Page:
With campaigns like Johnnie Walker’s “My Label is Black,” Diageo strategically partners with high-profile Hispanics like former New York Yankee Jorge Posada, as well as more culturally specific icons like DJ Alex Sensation and Platinum-selling musical artist Don Omar—figures that hold cachet in the Hispanic community. For 2014, Hennessy will again be supporting the National Council of La Raza’s ALMA Awards and during the recent 2014 FIFA World Cup brought cocktails to the table with Latin ingredients like horchata and guava, cultivating a connection that transcends language alone.

‘Not a Melting Pot,  But a Mixing Bowl’

So says Mike Lakusta, CEO / founding partner, EthniFacts, a Dallas-based provider of demographic research born in the beverage alcohol industry. We often speak about Hispanic Americans in terms of country of origin—Mexican, Cuban, Dominican—which can be useful information. “Country of origin is good information because, for instance, soccer might be important to someone from Argentina, but in Cuba or Puerto Rico it is all about baseball,” Lakusta explains. However, his most insightful observations often emerge from looking at generational distance—measured as the percentage of their life Hispanics spent in the U.S., from newly immigrated to natural born and deeply rooted. For instance, Ethnifacts discovered that vodka consumption increases along with generational distance. Brandy, on the other hand, decreases.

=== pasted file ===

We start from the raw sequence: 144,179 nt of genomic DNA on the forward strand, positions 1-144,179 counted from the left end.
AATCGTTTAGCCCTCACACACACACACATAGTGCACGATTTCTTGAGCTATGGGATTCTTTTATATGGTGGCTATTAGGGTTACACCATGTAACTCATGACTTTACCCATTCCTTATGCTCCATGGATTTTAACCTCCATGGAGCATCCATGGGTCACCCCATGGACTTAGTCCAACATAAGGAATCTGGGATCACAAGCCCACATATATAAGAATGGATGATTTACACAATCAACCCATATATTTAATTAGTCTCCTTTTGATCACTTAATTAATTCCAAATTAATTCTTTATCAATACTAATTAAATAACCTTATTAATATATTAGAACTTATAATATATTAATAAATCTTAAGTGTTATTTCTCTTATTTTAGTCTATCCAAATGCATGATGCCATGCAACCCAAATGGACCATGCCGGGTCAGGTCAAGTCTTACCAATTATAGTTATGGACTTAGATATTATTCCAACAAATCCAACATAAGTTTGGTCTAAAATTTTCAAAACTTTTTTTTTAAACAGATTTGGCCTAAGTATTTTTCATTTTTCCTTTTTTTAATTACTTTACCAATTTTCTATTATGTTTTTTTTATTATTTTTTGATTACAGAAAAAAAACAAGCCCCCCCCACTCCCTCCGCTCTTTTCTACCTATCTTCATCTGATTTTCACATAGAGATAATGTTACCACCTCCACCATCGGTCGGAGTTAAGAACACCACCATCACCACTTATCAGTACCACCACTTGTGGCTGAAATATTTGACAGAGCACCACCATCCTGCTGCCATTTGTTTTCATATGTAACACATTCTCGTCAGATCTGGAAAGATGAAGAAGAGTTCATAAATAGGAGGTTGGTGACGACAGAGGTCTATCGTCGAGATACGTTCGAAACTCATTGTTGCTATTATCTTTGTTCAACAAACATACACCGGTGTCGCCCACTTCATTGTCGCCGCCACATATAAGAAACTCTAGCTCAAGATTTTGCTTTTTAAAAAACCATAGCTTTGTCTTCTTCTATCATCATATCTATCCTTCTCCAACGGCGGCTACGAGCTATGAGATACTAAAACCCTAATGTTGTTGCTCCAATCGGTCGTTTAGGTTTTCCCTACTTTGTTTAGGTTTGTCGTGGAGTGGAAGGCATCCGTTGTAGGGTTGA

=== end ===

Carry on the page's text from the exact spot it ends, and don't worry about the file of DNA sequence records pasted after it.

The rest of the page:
Lakusta did work with a particular brand of tequila that was enjoying good consumption among new immigrants, but with generational distance sales fell quickly. His advice was to create an aspirational halo brand to grow consumers along with generational distance. As Lakusta says, “You can’t put a 100 Hispanics in a room and say this is how the Hispanic population thinks.” Understanding Hispanic consumers is not as simple as knowing just where they came from, but perhaps when and why.